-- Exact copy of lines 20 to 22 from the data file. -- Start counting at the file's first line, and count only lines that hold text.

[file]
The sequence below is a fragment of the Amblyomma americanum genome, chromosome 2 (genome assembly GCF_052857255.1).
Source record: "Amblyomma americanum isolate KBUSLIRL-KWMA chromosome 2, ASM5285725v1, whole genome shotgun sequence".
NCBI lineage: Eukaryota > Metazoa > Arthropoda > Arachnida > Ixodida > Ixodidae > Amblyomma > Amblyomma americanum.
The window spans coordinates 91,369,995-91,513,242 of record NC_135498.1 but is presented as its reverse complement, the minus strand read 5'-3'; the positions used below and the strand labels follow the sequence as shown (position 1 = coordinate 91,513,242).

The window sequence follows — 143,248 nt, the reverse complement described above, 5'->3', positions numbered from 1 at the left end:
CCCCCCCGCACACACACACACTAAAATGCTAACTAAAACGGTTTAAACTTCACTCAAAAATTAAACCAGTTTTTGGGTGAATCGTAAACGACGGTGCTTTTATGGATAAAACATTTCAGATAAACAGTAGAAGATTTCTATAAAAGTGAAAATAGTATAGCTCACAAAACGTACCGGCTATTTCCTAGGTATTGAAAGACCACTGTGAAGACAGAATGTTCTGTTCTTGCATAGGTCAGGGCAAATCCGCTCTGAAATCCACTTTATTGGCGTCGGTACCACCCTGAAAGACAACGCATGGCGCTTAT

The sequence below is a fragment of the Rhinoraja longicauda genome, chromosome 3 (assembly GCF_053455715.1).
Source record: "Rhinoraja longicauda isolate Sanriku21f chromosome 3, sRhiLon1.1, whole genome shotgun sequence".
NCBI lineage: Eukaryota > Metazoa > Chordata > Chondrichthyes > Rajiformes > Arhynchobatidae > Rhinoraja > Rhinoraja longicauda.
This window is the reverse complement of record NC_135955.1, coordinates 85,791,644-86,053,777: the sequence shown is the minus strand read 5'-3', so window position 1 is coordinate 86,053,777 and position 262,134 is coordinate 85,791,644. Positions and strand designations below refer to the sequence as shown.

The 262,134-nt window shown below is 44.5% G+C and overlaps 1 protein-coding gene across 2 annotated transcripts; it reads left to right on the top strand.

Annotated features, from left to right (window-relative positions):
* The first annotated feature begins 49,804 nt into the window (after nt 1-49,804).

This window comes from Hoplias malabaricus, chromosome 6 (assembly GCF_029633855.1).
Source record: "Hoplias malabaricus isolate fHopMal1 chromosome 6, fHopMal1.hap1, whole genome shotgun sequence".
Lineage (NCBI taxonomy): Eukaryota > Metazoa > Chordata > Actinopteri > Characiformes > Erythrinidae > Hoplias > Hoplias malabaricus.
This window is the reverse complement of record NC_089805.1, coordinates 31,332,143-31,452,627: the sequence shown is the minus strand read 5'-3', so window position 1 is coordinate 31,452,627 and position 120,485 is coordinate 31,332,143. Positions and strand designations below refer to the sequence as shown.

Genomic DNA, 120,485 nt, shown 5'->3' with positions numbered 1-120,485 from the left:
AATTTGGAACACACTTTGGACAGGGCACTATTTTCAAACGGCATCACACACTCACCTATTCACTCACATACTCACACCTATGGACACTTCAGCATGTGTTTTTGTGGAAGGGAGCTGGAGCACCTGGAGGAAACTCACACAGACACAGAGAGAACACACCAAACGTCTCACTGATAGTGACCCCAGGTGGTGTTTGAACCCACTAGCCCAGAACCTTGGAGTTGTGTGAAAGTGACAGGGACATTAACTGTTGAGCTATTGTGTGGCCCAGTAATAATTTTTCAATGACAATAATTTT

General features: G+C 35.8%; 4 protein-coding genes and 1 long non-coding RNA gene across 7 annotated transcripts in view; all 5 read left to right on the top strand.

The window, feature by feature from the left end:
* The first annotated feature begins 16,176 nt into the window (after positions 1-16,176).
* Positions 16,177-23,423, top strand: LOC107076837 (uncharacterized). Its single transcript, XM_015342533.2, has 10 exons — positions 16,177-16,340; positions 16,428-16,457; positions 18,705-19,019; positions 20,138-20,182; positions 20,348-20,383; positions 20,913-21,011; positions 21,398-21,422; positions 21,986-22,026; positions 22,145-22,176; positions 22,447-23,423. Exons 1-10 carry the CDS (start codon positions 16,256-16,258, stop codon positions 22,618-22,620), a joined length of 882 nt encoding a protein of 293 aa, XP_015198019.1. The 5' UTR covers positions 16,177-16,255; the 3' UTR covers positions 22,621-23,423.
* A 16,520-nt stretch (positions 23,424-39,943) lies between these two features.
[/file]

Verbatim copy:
General features: G+C 35.8%; 4 protein-coding genes and 1 long non-coding RNA gene across 7 annotated transcripts in view; all 5 read left to right on the top strand.

The window, feature by feature from the left end:
* The first annotated feature begins 16,176 nt into the window (after positions 1-16,176).